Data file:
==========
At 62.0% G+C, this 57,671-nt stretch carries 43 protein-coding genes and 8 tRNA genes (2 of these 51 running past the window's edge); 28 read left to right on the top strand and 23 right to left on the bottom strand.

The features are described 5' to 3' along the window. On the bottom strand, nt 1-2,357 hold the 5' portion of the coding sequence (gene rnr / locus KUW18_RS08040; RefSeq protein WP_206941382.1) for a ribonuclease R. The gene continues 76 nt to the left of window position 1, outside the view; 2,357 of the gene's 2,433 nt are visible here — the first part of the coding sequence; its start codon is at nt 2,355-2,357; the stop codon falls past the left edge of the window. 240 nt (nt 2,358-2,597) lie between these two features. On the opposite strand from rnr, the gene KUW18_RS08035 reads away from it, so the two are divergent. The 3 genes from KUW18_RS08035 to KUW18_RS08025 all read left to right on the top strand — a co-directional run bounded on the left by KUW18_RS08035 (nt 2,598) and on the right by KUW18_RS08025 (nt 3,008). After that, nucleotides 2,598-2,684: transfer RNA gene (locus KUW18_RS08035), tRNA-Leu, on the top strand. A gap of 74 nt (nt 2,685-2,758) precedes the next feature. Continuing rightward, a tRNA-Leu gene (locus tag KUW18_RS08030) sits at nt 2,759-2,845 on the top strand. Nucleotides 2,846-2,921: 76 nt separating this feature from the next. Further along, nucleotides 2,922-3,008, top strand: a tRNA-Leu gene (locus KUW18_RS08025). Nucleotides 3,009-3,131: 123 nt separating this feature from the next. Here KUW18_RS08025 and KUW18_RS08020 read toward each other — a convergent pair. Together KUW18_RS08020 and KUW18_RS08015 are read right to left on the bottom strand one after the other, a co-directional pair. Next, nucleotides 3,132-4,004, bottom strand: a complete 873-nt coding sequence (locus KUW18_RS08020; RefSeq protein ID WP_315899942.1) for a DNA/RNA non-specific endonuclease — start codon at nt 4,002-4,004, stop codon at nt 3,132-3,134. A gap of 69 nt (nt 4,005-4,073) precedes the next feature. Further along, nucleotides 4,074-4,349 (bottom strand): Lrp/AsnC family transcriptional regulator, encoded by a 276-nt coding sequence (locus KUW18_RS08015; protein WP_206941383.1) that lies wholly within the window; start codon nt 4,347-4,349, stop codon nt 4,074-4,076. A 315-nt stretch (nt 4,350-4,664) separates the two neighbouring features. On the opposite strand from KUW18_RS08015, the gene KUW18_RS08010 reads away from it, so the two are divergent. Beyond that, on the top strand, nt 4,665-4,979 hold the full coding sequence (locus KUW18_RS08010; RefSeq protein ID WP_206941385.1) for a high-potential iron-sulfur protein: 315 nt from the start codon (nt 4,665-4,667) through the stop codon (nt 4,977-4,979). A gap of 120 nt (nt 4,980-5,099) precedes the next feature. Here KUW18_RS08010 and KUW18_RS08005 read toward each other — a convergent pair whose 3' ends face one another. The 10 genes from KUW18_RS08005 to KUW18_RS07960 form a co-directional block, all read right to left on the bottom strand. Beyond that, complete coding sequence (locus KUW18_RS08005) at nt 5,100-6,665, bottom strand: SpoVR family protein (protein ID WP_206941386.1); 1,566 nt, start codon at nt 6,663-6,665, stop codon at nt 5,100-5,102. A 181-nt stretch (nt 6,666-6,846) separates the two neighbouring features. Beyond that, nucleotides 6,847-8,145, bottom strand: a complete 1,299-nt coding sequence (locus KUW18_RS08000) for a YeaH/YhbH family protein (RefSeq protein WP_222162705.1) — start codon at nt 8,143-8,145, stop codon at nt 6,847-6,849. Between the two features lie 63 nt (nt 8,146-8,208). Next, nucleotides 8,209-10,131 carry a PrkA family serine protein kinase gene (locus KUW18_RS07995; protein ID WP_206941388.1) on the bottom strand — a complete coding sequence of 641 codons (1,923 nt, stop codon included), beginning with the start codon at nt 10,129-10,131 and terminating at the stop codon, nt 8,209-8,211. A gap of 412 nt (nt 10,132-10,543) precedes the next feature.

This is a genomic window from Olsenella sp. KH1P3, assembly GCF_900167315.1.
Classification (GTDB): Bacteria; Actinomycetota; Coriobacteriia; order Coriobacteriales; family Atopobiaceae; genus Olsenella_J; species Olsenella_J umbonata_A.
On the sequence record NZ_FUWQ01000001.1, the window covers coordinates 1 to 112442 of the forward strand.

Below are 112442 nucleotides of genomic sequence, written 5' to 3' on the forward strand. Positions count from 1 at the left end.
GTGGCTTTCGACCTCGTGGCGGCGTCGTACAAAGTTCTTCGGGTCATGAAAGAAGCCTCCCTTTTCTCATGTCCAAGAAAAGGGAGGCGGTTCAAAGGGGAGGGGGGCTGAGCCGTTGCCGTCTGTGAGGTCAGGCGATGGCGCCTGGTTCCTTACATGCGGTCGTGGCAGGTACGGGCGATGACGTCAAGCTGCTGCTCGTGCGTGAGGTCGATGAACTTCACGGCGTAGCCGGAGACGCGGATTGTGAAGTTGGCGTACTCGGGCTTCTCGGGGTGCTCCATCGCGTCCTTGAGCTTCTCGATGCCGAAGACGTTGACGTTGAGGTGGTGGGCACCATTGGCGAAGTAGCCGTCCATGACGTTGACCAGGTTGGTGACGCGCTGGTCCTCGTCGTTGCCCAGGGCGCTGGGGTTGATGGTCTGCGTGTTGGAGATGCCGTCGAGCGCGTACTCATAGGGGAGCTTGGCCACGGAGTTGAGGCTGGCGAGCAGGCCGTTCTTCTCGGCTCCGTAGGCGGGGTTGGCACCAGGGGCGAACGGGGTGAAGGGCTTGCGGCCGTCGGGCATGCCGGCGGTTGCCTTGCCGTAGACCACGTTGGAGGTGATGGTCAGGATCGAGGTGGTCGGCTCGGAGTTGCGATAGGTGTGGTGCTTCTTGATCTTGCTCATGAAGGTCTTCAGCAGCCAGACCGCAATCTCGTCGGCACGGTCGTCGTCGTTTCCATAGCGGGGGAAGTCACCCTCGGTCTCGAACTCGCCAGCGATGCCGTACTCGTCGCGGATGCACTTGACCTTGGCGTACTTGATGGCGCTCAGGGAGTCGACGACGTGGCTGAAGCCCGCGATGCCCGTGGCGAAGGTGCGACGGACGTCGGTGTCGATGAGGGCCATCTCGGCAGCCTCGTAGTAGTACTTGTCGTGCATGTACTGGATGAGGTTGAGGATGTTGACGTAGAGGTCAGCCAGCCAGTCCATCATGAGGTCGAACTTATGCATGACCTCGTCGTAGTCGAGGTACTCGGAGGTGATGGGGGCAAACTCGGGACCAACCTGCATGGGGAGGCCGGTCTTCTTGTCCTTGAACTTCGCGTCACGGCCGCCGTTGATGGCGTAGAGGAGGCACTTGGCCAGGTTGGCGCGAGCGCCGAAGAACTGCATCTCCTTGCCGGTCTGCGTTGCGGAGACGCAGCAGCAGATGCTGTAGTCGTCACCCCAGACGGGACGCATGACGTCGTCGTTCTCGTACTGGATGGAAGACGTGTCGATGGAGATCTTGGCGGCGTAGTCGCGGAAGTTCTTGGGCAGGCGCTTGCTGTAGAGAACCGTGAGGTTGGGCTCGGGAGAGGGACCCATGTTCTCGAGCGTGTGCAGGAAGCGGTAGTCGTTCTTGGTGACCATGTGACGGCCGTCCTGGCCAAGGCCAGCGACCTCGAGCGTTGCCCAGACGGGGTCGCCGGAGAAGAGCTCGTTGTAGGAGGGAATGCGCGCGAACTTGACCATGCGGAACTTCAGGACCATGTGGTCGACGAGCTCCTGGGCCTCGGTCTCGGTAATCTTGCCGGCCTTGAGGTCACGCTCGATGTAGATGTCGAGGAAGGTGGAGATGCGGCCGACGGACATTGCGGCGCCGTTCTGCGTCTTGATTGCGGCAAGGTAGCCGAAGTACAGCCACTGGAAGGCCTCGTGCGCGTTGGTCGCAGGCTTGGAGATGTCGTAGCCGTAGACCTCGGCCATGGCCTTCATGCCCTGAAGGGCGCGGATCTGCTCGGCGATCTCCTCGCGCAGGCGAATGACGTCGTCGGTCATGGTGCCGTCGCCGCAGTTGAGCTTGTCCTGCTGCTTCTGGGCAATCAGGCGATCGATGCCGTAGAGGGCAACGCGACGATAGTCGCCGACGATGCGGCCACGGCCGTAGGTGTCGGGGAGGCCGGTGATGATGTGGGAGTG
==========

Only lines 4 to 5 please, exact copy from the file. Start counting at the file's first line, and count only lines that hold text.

Classification (GTDB): Bacteria; Actinomycetota; Coriobacteriia; order Coriobacteriales; family Atopobiaceae; genus Olsenella_J; species Olsenella_J umbonata_A.
On the sequence record NZ_FUWQ01000001.1, the window covers coordinates 1 to 112442 of the forward strand.